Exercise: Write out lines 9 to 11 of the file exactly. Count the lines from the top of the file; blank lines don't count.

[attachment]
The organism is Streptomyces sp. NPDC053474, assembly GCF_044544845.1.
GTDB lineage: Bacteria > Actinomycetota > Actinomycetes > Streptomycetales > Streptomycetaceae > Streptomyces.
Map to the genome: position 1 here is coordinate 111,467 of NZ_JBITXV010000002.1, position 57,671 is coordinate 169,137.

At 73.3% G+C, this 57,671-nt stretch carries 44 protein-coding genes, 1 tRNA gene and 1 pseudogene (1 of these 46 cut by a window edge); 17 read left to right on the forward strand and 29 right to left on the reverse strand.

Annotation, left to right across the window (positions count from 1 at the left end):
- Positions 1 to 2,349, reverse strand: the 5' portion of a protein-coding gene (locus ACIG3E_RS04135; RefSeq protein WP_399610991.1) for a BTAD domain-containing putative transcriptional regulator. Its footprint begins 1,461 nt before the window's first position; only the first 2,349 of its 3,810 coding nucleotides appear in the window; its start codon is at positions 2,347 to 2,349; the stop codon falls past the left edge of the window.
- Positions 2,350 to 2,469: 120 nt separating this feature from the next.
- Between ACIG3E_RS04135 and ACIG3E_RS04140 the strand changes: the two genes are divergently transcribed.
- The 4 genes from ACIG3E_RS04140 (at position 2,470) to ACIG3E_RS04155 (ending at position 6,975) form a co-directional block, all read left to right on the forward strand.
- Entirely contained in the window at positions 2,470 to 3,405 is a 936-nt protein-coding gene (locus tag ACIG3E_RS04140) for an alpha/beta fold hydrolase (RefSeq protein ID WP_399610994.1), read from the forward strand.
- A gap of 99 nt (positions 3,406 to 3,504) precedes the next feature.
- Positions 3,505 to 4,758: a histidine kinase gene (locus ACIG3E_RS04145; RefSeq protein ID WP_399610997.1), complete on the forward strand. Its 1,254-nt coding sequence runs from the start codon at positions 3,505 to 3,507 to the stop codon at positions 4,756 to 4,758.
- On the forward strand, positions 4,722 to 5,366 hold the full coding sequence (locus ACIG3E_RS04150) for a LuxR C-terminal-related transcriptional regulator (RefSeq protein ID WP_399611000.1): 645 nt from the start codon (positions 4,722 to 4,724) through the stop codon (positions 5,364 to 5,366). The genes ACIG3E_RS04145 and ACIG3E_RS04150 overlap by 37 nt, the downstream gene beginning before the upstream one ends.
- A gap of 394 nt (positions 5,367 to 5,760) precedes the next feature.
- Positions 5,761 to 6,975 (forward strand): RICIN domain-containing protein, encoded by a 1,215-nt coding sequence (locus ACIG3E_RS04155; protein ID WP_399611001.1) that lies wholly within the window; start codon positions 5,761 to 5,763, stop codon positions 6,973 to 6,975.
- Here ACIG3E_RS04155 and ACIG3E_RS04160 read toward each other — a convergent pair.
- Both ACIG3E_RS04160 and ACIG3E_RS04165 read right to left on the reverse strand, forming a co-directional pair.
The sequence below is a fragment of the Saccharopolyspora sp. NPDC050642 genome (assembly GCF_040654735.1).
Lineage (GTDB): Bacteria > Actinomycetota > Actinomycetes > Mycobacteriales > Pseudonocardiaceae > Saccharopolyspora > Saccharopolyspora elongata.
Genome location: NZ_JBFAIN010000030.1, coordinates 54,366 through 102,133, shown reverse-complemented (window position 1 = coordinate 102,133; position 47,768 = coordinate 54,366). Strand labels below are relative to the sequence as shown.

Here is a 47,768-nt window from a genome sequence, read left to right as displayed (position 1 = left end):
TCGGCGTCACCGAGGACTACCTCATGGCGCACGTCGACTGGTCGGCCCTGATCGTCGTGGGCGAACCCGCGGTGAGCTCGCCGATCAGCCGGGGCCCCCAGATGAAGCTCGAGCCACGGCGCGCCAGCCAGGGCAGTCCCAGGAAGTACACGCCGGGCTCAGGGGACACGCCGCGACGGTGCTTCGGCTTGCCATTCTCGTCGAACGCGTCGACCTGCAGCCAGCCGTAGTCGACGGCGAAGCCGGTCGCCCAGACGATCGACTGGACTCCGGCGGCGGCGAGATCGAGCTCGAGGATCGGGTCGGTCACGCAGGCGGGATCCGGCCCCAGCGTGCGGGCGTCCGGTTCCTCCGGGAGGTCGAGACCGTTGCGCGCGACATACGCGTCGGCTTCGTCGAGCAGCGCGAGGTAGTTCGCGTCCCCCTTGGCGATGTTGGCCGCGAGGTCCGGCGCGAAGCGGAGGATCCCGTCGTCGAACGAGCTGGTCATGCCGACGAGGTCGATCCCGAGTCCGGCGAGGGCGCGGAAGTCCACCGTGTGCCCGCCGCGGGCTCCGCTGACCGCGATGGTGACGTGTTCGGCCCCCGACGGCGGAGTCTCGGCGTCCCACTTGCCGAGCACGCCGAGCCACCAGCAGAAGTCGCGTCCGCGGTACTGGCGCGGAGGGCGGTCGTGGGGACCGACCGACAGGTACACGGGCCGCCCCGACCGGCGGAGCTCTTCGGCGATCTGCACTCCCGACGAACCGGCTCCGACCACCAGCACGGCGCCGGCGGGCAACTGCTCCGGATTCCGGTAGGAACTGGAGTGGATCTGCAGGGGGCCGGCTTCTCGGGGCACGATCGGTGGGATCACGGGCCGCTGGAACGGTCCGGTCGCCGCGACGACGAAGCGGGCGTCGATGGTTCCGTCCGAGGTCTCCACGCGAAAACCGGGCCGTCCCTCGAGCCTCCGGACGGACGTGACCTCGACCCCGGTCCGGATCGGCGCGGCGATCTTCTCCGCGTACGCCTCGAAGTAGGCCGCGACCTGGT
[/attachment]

- The 4 genes from ACIG3E_RS04140 (at position 2,470) to ACIG3E_RS04155 (ending at position 6,975) form a co-directional block, all read left to right on the forward strand.
- Entirely contained in the window at positions 2,470 to 3,405 is a 936-nt protein-coding gene (locus tag ACIG3E_RS04140) for an alpha/beta fold hydrolase (RefSeq protein ID WP_399610994.1), read from the forward strand.
- A gap of 99 nt (positions 3,406 to 3,504) precedes the next feature.